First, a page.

Anchors are used to mark out a position that the regex parser should start or end matching from.


Let’s say we wanted to match the words ‘hat’ or ‘cape’ in the text below.

He took off his hat and cape and sat down wearily. His nemesis had escaped him again.

If we created a simple regex to match either of these words such as:


we’d get the matches below.

He took off his hat and cape and sat down wearily. His nemesis had escaped him again.

The first two matches are fine. The third is unlikely to be a match we wanted.

To fix this we need to consider that our matches should be complete words rather than parts of words.

A complete word will normally (unless it’s at the beginning of the text, the end of the text or both) have something which isn’t a ‘word’ type character on either side of it. That something could be whitespace, a comma or some other  punctuation; generally anything other than another letter.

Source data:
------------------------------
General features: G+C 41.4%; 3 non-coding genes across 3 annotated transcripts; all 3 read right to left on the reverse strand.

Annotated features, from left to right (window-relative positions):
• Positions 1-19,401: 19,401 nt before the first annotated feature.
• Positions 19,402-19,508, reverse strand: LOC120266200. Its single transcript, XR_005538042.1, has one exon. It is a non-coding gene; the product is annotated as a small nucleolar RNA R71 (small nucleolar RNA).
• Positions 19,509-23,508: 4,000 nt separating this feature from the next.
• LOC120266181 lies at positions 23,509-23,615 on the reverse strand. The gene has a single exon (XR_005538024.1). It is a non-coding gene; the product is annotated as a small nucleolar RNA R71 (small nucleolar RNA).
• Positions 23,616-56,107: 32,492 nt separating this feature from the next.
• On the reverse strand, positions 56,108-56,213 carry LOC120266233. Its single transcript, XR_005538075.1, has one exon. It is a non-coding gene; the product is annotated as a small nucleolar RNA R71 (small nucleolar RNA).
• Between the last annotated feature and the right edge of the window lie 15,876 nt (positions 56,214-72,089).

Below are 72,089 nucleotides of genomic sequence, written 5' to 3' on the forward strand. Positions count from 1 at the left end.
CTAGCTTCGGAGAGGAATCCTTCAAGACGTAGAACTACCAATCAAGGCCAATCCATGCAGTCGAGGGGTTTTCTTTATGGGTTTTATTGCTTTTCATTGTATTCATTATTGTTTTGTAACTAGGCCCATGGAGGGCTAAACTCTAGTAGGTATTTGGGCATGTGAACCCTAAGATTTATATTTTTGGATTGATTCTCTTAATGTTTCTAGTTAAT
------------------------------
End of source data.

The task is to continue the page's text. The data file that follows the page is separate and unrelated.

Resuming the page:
So for our regex parser to start matching from the start of a word, it needs to know where the boundaries between the word start and end exist. We do this with an anchor; specifically a ‘Word Boundary’ anchor.

Our full regex will be


which breaks down like this:

\b boundary (at the start of the word)
cape match the word cape
| alternation symbol
hat match the word hat
\b boundary (at the end of the word)

More about Anchors

Boundary anchors are just one type of anchor. Other examples include: start of string, end of string, end of previous match.

An alternative to anchors are Lookarounds. Lookarounds allow for complete regex to be used to establish anchor points.


Here are some of the ways you could view the completed regex in Textpression:

You can paste plain text regex straight into Textpression and get an immediate visualisation as above.

Or you can create regex yourself using the simple drag and drop editor.

If you’d like to see how easy Anchors are in Textpression check out the video.